Quebec has become one of the latest governments to sign a right to repair bill into law. The law, known as “an Act to protect consumers from planned obsolescence and to promote the durability, repairability and maintenance of goods,” amends its Consumer Protection Act to introduce legal warranties for certain new goods, enhance warranties for the availability of replacement parts and repair services, prohibit planned obsolescence, grant access to vehicle data, and increase penalties for violations, among other provisions.
With so many repair-related bills becoming law, it is helpful to understand the mechanisms of how different laws operate—because the laws are different and thus have different consequences. Canada has been an important player in the right to repair world, having considered both right to repair and universal charging ports at the national level. Now its second most populated province has stepped up to the plate with a law that is enacting a number of consumer protections. And while there are many positive signs, we are reminded that not all right to repair laws are built the same.
The scope of the Quebec bill is a bit different than the law recently passed in California. Since the law is amending Canada’s existing Consumer Protection Act, it is focused on the warranties and agreements that customers enter into when purchasing products for a particular set of goods.
The bill serves as a new “lemon law” for seriously defective automobiles, giving consumers more recourse for bad car purchases or leases. Interestingly, California’s bill builds on its own “lemon law,” the Song-Beverly Warranty Act, which required manufacturers to make authorized repair services available for a wide range of consumer products.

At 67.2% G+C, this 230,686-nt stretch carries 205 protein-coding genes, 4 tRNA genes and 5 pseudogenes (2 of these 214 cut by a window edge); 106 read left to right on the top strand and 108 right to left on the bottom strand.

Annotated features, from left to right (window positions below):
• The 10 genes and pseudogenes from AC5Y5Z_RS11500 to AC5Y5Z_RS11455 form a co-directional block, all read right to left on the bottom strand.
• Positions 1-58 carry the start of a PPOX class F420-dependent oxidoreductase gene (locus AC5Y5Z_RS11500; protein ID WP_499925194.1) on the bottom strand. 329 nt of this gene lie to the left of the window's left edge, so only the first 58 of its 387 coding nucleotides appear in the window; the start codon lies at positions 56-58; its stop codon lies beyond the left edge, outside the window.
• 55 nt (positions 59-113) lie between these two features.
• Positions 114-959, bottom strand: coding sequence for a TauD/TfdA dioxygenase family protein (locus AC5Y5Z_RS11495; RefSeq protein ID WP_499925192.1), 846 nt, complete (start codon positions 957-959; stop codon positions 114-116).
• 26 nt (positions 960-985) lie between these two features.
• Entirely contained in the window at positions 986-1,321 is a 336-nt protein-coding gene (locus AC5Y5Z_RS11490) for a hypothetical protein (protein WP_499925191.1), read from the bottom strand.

Quebec’s law also does several really positive things for repair:
- Bans the practice of planned obsolescence, with a five-year statute of limitations.
- Prevents long-term lease agreements from requiring that repairs use original manufacturer parts only.
- Establishes a legal warranty of “good working order” for a wide range of sold and leased goods (which should protect consumers buying refurbished products, especially, though repair advocates have questioned the value of legal warranties). Experts expect that Quebecois law will work to define “good working order” specifically for many of these products, definitions that could be used to build better repair laws in the future.
Nevertheless, there are some troubling loopholes in Quebec’s new law. It expressly allows for companies to “be released from the obligation [of [providing easily accessible replacement parts]… by warning the consumer in writing, before the contract is entered into, that he does not supply the replacement parts, repair services or information necessary to maintain or repair the goods.” Nor does the law get specific on timelines that companies will be required to adhere to when it comes to these warranties.
The Quebecois law doesn’t guarantee any of the same things that the new repair law in California will: That bill focused on making parts, tools, and documentation available for all electronic and appliance products, with a requirement of including parts for a minimum of three years for products from $50-99.99 and seven years for more expensive devices.
That isn’t to say the bill does nothing; there are now financial penalties that can be used to persuade companies to follow the law as each count of violating the law can be over three thousand dollars Canadian. But the gap between these laws shows us how not all repair laws are built the same.
Repair, disassembly, and troubleshooting information for the iPhone 15, released September 22nd, 2023. It features a 6.1" OLED display, a 48 MP dual-camera system, and USB-C.View Device
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